If you go
What: Steamboat Springs City Council Meeting
When: 5 p.m. today
Where: Centennial Hall, 124 10th St.
Call: City offices at 870-2060 for more information
5 p.m. City Council reports; agenda review; staff reports; a resolution authorizing the council president to enter into an intergovernmental agreement with the state transportation department; a resolution supporting the Colorado Forest Management Improvement Act of 2007; first reading of an ordinance approving a contract to buy and sell real estate between the city and William J. Holiday, Jr., Trust; Planning Commission referrals
7 p.m. (or the end of the meeting, whichever comes first) Public comment
Steamboat Springs Little drama is expected at tonight's final meeting of the current Steamboat Springs City Council.
"From what I've gathered, nothing on the agenda is that big of a deal," Councilwoman Karen Post said.
Post, City Council President Susan Dellinger and Councilman Towny Anderson are running for re-election, and Post said she will anxiously await the end of the council meeting so she can hunker down for election results at Tequilas restaurant, where the three council incumbents plan to rent space and set up campaign headquarters.
With the exception of a couple of Planning Commission referrals, all action items on tonight's agenda were placed on the consent calendar. Although any council member may request an item be removed for further discussion, consent calendar items generally require no deliberation and can be approved with a single motion.
In its consideration of Planning Commission referrals, City Council will review a final development plan for 655 Yampa St., a riverfront mixed-use development with three commercial spaces and six residential units.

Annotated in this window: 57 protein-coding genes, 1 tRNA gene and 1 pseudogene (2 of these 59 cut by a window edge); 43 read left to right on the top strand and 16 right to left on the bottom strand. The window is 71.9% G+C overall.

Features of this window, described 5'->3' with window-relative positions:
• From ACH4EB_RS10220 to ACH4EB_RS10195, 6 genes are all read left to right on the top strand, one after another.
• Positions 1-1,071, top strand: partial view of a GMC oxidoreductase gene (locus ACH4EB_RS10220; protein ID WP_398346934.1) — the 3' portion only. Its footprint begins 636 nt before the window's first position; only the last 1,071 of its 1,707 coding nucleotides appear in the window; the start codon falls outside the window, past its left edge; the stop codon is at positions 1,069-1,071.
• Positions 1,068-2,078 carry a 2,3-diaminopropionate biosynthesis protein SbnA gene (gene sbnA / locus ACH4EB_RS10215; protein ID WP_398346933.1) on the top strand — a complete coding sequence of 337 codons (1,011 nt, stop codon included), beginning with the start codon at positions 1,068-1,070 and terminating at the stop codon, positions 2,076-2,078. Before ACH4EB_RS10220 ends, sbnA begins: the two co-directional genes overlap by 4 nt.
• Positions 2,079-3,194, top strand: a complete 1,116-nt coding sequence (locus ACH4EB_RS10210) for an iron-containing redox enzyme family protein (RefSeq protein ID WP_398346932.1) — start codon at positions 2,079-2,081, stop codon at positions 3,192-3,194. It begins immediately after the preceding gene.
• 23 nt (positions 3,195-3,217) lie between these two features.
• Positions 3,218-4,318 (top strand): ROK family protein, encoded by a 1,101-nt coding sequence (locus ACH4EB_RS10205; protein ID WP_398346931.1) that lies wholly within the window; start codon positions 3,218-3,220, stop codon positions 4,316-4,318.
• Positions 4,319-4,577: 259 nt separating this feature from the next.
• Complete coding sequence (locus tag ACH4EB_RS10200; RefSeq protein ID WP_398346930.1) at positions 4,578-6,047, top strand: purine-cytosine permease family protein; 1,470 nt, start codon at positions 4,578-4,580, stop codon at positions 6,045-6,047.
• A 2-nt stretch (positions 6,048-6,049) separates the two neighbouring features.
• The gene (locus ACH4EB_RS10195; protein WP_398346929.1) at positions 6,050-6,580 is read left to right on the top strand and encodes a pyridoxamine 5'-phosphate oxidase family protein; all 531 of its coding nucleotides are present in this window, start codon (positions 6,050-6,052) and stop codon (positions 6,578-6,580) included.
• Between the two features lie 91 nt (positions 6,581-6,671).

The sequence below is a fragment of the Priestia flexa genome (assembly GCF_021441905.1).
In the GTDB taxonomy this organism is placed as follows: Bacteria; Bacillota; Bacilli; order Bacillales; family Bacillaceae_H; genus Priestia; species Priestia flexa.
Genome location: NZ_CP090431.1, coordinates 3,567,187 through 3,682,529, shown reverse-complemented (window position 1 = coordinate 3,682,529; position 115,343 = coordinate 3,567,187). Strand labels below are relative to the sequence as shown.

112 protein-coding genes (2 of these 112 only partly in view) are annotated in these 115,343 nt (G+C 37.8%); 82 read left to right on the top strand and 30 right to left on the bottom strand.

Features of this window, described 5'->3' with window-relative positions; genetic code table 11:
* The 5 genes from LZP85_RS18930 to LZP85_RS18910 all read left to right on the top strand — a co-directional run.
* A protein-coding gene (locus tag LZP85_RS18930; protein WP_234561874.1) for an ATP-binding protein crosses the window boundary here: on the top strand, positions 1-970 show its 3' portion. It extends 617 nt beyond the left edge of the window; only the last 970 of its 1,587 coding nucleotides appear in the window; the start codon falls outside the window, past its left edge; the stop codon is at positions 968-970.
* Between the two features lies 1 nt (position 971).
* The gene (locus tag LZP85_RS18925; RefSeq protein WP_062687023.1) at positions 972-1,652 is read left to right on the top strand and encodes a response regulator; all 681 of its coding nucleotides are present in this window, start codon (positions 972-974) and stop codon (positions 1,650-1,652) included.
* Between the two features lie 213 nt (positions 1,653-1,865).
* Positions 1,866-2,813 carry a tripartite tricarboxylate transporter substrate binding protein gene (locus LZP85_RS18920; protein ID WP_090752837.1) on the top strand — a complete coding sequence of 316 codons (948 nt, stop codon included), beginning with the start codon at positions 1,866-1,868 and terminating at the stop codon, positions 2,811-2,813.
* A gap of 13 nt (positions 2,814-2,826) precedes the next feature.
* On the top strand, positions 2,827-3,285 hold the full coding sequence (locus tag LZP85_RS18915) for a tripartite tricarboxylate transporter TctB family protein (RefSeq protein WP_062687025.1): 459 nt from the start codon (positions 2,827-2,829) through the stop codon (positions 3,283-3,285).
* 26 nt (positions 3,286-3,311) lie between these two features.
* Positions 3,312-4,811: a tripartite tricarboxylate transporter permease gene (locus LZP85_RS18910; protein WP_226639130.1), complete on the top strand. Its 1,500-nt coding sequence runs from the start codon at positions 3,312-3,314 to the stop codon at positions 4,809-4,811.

The proposal includes a public plaza, access to the river and public restrooms. The development's design includes green building techniques. It received unanimous and enthusiastic approval from the Planning Commission last month.
One of the consent calendar items is a resolution to support the Colorado Forest Management Improvement Act
of 2007, a piece of federal legislation moving through Congress. Public Works Director Jim Weber said the legislation would help battle the state's bark beetle infestation, which he said has caused visual and safety issues even within city limits.
"It's just basically identifying that the bark beetles are creating issues, and we need to move forward with addressing them," Weber said. "Bark beetles don't follow any boundaries. We've had significant tree hits within city limits."
Council also will consider the first reading of an ordinance to buy a 20 percent interest in a 17-acre parcel near Spring Creek Park for $50,000. The city already owns the remaining 80 percent interest. City Attorney Tony Lettunich said the deal would close in December.
Post said tonight's agenda was kept light not only for Election Day, but also because council members will be convening Thursday as the Steamboat Springs Liquor License Authority for a show-cause hearing expected to last all day. The quasi-judicial case will determine the fate of Jade Summit's Pirate's Pub liquor license.
Jade Summit owner Kevin Nerney was called before the council because of accusations he violated the state's liquor codes of conduct. Nerney was found not guilty by a jury of his peers in August on a misdemeanor charge of unlawful sexual contact. Despite the not guilty verdict, city officials decided to proceed with an administrative hearing that could strip Nerney's restaurant of its liquor license.
Council heard four hours of testimony presented by a city prosecutor last month. Defense testimony will be heard Thursday, and Post said the council is bound to come to a resolution before the newly elected council is sworn in next week.
"The council sits until that following Tuesday, that's why we needed to get it complete this week."